Emplacement of the Las Tazas plutonic complex, coastal cordillera, northern Chile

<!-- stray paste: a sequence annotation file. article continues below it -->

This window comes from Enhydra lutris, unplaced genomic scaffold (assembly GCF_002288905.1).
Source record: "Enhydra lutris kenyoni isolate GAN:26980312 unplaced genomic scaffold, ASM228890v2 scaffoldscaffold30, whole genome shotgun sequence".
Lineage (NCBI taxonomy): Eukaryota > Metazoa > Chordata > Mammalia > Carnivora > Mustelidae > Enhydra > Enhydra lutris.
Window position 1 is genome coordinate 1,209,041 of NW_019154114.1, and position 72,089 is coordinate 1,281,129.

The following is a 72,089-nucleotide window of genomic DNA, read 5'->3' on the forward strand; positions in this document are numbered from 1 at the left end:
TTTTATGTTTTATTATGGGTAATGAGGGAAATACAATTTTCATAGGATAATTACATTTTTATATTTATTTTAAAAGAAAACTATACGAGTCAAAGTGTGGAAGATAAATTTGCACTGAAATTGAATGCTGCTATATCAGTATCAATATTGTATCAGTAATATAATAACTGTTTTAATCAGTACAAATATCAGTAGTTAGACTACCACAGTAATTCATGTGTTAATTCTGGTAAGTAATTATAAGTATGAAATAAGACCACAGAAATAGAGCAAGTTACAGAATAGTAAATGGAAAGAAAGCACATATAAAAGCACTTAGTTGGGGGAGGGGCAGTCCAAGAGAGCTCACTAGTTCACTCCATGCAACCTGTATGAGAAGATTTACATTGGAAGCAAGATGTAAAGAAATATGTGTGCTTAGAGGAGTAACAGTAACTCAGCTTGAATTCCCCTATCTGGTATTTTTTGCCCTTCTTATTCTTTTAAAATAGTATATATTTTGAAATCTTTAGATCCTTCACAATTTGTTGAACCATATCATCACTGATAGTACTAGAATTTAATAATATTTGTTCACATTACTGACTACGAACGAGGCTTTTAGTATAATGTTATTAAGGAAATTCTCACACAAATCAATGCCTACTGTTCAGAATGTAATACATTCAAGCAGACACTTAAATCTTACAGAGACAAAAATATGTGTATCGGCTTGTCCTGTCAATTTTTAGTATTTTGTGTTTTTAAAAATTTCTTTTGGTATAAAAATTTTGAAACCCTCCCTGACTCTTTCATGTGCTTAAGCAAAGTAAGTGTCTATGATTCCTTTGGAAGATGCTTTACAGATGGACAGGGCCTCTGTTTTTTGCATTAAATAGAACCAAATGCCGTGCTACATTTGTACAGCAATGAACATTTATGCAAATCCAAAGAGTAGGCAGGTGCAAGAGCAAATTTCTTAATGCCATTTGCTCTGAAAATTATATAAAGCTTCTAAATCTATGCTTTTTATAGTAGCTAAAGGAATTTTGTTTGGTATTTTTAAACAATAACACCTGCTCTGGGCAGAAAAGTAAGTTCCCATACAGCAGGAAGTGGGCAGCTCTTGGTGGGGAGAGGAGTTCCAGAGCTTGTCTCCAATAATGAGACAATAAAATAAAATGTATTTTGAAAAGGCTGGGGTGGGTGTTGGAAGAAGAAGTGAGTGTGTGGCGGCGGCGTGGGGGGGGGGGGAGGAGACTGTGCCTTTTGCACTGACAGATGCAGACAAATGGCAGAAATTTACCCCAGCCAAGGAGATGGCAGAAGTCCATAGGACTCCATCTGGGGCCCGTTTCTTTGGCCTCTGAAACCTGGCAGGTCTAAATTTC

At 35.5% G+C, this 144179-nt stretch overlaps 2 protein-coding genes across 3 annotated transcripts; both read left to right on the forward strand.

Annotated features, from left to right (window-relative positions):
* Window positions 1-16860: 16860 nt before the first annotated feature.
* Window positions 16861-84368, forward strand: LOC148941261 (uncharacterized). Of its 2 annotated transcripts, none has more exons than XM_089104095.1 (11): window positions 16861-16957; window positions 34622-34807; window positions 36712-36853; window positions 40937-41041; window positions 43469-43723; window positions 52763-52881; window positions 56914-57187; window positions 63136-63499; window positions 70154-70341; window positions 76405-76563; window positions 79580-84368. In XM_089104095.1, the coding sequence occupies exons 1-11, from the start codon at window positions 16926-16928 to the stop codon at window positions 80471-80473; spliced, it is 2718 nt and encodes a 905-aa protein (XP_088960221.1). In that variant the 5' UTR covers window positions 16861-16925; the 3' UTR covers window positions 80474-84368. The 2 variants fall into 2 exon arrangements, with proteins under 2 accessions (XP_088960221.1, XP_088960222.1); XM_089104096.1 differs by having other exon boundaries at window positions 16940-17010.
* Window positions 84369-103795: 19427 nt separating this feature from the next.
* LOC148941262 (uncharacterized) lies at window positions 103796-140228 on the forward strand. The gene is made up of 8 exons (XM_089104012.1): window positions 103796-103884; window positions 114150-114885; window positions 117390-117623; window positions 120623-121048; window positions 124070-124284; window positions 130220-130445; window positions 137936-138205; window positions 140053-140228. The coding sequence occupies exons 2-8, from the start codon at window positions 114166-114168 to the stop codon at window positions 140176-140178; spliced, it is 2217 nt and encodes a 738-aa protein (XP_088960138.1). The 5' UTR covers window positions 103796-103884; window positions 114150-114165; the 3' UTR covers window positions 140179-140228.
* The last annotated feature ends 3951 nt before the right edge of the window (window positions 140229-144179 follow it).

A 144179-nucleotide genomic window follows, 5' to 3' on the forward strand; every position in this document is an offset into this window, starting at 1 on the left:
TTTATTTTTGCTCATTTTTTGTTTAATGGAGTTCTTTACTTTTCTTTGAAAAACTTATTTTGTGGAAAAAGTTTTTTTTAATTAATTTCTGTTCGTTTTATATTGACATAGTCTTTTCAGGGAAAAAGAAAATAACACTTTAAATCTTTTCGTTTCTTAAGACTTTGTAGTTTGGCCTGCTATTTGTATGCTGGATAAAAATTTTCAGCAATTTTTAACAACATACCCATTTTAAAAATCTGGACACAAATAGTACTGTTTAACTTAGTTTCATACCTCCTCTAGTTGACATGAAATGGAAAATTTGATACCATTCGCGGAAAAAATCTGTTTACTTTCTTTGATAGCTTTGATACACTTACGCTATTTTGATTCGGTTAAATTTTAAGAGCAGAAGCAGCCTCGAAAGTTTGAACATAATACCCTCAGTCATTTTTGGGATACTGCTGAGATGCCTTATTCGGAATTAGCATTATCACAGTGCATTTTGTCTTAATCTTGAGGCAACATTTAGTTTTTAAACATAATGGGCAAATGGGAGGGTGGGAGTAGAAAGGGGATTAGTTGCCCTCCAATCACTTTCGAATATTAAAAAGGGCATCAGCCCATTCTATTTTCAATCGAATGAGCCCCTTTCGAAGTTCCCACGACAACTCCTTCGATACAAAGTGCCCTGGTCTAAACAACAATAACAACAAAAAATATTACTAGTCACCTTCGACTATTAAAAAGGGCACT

The Las Tazas Complex consists of two plutons; a granodioritic northern pluton and a monzonitic southern pluton. These were both emplaced during the Early Cretaceous along the Atacama Fault Zone during a change from dip-slip to transcurrent displacement. The Las Tazas Complex is a syntectonic intrusion. This is hased primarily on; (a) a fundamental agreement between plutonic and regional kinematic frameworks; (b) the presence of a down-temperature fabric continuum along the eastern contact of the Complex and; (c) melt-filled C' - surfaces in the wall-rocks. The Complex was emplaced under local contractional conditions during partitioned transpression. The northern pluton was emplaced during partitioned oblique dextral transpression, while the southern pluton was emplaced during east-side-down compressive dip-slip displacement. The transpressive setting suggests that the magma has actively dilated the fault surfaces under contractional conditions, rather than simply "filling in" space in dilatational jogs. Lithological zoning within the Las Tazas Complex has resulted from the open-system multiple injection of discrete magma hatches, not from the closed-system in-situ fractionation of a single parental magma body. Emplacement was characterised by periods of the multiple injection of small magma batches during fairly continuous magma production, punctuated by periods of quiescent magma production, represented by internal contacts. Emplacement-level mixing and fractionation has only occurred on a local scale during the evolution of the plutons. Geochemical models of in-situ crystallisation produce ambiguous non-unique models which can only be constrained by clear field observation. Strain-states associated with emplacement are localised phenomena, induced by a local interaction between magma supply and wall-rock displacement. On this basis strain-states in the vicinity of plutons do not reflect regional strain-states. As such, the kinematic framework and strain state associated with the emplacement of the Las Tazas Complex cannot be used to constrain the regional strain-state during the construction of the Cretaceous magmatic arc.